also sought a policy of co-opting of Maori elites into the state, a
policy that it called “biculturalism.” The result of this policy
was the enrichment of a few Maori who controlled the neotribal
capitalist businesses created by treaty settlements. Correspondingly,
working class Maori were made much worse off.

In the 1980s most of the Tino Rangatiratanga movement was
focussed upon reviving Maori culture and language. Hundreds of
autonomous Maori schools were established, cultural groups were
formed, and people fought to have Maori studies introduced into the
state education system. However, this cultural nationalism often led
to an exclusive focus on cultural change rather than a more holistic
approach. As Teanau Tuiono states,

By focusing on cultural issues this allowed the co-optation of a
Maori elite within the structures of the state and forced many Maori
leaders to straddle the uneasy gulf between pushing the Maori
struggle forward and maintaining the existing state of affairs. The
prestige and wealth that went with such privileged positions in the
settlement process meant that Maori leaders became increasingly
removed from the concerns and vitality of the flaxroots Maori
struggle. Tino Rangatiratanga could be then seen as economic
independence because we were free to enter the ‘free
market.’ Capitalism with a smiley (Maori) face. Bullshit.27

The National Government of the early 1990s saw the Maori
movement for self-determination as a threat to its neoliberal policies.
The National Government was concerned that the backlog of Treaty
claims created a climate of uncertainty for capitalists because it left
the ownership of a number of key resources in doubt. Treasury
officials called major Treaty claims an “unquantifiable fiscal
risk.”28 National thus attempted to put a lid on these claims by
negotiating a final settlement of all claims – at minimal cost to
themselves.

As a result, National offered a $1 billion deal in secret negotiations
with a number of “corporate warriors” and “tribal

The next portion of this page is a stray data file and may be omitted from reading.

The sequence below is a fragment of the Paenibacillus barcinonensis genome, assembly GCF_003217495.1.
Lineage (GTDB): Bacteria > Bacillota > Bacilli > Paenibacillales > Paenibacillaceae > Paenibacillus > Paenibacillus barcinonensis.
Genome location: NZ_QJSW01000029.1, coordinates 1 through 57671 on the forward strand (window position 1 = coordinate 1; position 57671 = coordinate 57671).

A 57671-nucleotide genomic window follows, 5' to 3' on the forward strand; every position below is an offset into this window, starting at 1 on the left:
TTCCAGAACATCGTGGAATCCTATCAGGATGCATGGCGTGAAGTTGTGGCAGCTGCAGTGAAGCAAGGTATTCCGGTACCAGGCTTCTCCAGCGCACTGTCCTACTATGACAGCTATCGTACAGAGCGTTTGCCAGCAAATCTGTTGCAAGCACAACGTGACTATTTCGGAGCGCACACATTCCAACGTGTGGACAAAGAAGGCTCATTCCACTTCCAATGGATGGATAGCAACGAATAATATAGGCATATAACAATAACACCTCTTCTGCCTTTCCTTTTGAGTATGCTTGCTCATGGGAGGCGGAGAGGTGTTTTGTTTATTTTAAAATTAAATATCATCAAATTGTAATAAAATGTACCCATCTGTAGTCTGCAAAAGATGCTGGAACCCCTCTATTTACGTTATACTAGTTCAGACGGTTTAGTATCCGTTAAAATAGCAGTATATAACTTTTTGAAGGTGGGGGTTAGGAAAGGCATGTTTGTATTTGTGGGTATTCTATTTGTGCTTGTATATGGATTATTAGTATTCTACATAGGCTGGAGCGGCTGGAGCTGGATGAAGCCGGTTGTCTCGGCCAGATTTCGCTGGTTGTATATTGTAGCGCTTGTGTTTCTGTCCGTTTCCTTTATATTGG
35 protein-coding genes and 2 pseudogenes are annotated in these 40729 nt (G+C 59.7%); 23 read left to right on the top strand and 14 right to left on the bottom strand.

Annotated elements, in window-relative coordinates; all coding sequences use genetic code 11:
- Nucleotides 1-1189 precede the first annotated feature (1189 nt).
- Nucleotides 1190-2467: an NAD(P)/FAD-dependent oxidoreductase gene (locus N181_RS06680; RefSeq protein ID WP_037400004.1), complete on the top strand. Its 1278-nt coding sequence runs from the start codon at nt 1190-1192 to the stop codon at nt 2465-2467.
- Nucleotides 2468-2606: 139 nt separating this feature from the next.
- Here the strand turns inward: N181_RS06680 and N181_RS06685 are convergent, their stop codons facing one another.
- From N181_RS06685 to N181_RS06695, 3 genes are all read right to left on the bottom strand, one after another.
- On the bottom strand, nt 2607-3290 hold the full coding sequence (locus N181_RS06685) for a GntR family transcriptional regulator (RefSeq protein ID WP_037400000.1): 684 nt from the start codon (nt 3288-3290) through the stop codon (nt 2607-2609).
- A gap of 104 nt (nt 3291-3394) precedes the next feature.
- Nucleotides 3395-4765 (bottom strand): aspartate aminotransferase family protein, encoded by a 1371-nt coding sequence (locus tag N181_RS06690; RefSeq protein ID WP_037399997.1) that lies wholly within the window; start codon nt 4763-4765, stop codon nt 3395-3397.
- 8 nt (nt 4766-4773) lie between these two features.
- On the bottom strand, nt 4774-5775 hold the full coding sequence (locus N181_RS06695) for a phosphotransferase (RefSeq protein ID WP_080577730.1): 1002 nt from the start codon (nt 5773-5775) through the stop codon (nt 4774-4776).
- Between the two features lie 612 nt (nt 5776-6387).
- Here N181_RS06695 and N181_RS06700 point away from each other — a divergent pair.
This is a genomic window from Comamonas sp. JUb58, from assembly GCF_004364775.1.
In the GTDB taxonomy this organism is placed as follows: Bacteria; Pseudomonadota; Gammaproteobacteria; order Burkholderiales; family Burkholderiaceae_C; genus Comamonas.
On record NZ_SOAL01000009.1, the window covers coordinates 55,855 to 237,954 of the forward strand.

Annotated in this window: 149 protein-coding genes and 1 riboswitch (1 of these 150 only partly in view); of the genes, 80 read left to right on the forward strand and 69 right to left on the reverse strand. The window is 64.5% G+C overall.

executives” called the fiscal envelope. It also brokered a deal
with middle class Maori to end fisheries claims through the Sealords
Deal. The 1992 Fisheries Settlement Act included a settlement
between the state and some Maori to purchase a $150 million share
in a major New Zealand commercial fisheries business, Sealord
Products Limited.

As the state publicly admitted the existence of the fiscal envelope in
1994, Maori protest swung into action. On Waitangi Day in 1995, a
militant protest of 500 Maori turned into a full-scale battle with
police. The protest group Te Kawariki explained their grievances:

The recent deals struck by Maori leaders have done nothing to
reverse that trend, and in fact those deals have been disasterous for
all future generations of Maori people. These so-called leaders must
be sidelined, and ALL Maori given a chance to have a say in
determining what our destiny will be…We were conned by false
Maori leaders into thinking we were on the road to success. We were
told that Maori were ‘coming out of grievance mode and into
development mode.’ We were touted as the ‘New Corporate
Warriors’. Maori graced the covers of all the ‘right’
[wing] magazines…It seemed that after 150 years of oppression,
we’d finally made it. Unfortunately, for Maori people, all the
promises, all the hype, turned out to be a load of
BULLSHIT!!!…There are Maori for whom cutting a deal with the
Crown has been a sweet little number. These people are traitors and
sellouts. They sold the Sealords Deal to our people, and picked up a
cool million bucks for their treachery…As we prepare to fight
against the Crown Proposals, we must also exposethe treachery
within our own ranks.29

Whanganui Maori occupied Moutoa Gardens in Wanganui for 79
days in early 1995. They renamed it Pakatoire, after the site of a
Maori pa that was located in the gardens. Pakatoire had been a
disputed site between local Maori and the state since 1887,
especially over control of fishing rights in the Whanganui River. This
occupation “was to emerge as the Bastion Point of the 1990s and
represented the single largest collective act of ‘civil
disobedience’ since the anti-Springbok Tour protests of
1981.”30

The occupation involved thousands of Maori from all walks of life
– church groups, gang members, trade unionists, as well as